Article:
Some important news from the Iruña-Veleia archaeological site have been published at EITb:
Analysis confirms dating of Iruña-Veleia Basque inscriptions
Analysis carried out by the research team confirms the unearthed inscriptions in the Basque language date from the third century AD.
Research carried out in several specialised labs confirmed Friday the authenticity of the inscriptions in Basque language unearthed at a Roman site near the Basque town of Vitoria-Gasteiz some months ago. According to this research work, the inscriptions in the Basque language date from the third century.
Basque linguists hailed the discovery at the time as extraordinarily important. Basque, or euskera to its speakers, is considered to be one of the oldest languages in Europe and scholars have long wondered whether it is derived from African, Caucasian or Etruscan tongues, or if it developed in isolation.
Until now, a text written by a monk in both Castillian Spanish and Basque had been the oldest written example of the language, dating from the year 1040. The new inscriptions, found at the Roman site of Iruña-Veleia, included the names of colours, verbs and references to God, Christianity and the Holy Family etched into bricks, bones and pieces of glass.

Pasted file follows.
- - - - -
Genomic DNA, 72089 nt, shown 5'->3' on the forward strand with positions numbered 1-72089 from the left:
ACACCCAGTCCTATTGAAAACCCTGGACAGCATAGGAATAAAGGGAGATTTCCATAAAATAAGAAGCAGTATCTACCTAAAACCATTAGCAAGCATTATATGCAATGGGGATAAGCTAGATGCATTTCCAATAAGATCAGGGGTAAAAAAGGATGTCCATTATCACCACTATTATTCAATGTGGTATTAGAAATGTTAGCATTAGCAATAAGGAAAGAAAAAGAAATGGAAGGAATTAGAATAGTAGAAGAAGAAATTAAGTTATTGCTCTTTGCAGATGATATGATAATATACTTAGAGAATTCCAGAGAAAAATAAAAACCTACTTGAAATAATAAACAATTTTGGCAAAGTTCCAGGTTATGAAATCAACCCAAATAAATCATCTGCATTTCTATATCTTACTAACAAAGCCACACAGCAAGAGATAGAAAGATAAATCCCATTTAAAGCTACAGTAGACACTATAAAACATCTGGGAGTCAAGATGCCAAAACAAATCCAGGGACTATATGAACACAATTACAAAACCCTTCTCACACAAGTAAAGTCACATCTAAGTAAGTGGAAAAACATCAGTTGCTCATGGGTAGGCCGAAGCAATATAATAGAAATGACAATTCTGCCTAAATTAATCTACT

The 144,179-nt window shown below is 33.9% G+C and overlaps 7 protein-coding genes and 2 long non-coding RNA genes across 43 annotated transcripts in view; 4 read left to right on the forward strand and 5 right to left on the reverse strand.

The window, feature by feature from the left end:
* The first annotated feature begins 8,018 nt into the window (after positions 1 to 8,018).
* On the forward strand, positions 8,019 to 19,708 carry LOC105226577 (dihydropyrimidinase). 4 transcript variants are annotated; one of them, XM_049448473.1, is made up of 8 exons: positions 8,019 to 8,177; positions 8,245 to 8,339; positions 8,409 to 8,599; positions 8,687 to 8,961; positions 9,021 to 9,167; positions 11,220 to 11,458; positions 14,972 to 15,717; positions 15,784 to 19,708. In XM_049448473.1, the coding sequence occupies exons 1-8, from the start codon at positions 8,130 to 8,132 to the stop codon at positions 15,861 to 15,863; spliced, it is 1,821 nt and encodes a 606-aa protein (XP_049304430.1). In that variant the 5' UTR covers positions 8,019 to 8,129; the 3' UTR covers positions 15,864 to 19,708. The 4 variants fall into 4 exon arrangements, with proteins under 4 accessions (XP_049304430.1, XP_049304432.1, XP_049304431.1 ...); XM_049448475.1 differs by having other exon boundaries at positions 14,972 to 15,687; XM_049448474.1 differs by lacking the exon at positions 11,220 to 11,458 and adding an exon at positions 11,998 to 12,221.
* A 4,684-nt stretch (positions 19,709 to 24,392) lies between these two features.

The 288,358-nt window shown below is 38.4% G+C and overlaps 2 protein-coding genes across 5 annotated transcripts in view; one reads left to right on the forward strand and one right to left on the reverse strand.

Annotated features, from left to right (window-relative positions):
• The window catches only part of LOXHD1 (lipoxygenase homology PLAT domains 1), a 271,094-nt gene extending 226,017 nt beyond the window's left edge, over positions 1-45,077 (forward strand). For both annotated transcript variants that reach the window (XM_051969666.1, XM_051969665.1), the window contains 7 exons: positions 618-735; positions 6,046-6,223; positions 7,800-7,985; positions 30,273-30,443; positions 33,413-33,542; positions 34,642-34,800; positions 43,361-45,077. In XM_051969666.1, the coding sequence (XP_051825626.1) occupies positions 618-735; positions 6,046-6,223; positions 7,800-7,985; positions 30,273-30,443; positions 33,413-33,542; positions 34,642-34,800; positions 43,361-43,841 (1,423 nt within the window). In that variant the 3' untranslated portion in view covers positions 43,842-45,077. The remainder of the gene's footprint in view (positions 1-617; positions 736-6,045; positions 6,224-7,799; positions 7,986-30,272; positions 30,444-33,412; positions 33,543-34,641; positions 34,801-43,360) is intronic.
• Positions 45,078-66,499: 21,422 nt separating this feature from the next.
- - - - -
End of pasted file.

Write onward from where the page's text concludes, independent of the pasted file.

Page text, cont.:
Among the words inscribed were the colours "urdin" (blue), "zuri" (white) and "gorri" (red), verbs "edan" (drink) "ian" (eat) and "lo" (sleep), the excavation team said.
Another piece read "Iesus, Ioshse ata ta Miriam ama" (Jesus, the father Joseph and the mother Mary) while another had the greeting "Geure ata zutan" (May the Father be with you). Archaeologists also found pictures depicting the life of Jesus, including what could be a Last Supper.
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